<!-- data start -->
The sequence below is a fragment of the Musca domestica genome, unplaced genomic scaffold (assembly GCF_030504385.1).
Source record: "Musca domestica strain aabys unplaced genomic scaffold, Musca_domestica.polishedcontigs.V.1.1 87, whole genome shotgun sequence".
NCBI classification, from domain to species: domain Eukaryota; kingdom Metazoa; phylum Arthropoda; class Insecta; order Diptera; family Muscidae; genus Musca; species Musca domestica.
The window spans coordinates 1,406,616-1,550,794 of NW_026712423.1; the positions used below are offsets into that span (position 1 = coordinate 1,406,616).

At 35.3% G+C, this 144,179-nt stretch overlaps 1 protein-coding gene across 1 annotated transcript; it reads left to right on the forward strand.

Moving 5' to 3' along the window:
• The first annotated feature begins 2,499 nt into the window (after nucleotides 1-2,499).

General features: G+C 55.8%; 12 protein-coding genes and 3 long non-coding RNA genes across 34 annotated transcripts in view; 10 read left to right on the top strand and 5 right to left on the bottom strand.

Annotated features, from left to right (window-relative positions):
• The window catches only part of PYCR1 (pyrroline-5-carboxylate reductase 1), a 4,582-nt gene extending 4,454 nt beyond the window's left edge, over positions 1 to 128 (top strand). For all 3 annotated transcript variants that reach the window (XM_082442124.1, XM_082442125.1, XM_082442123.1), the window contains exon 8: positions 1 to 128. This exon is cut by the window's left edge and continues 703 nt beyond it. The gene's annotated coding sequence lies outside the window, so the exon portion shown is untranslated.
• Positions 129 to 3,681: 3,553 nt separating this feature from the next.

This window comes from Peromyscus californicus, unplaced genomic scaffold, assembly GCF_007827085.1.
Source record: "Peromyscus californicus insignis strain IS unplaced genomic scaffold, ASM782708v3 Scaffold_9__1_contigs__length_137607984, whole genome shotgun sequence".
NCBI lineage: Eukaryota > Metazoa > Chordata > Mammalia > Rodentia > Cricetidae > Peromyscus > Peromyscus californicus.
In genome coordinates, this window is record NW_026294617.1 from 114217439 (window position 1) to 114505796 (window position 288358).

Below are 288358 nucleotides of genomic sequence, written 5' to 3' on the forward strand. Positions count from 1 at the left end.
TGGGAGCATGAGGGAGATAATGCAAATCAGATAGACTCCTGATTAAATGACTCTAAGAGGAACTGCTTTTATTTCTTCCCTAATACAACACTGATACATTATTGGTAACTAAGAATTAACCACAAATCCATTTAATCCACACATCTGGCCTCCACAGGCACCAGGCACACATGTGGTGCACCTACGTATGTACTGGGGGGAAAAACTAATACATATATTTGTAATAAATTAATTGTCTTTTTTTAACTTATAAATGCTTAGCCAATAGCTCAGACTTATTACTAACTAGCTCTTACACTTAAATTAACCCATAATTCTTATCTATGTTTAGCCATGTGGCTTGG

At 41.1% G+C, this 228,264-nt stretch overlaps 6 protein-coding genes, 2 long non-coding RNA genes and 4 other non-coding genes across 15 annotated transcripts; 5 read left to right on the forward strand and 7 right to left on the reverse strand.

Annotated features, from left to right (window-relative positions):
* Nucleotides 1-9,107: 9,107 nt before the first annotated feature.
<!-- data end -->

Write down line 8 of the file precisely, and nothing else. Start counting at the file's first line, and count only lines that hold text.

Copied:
General features: G+C 55.8%; 12 protein-coding genes and 3 long non-coding RNA genes across 34 annotated transcripts in view; 10 read left to right on the top strand and 5 right to left on the bottom strand.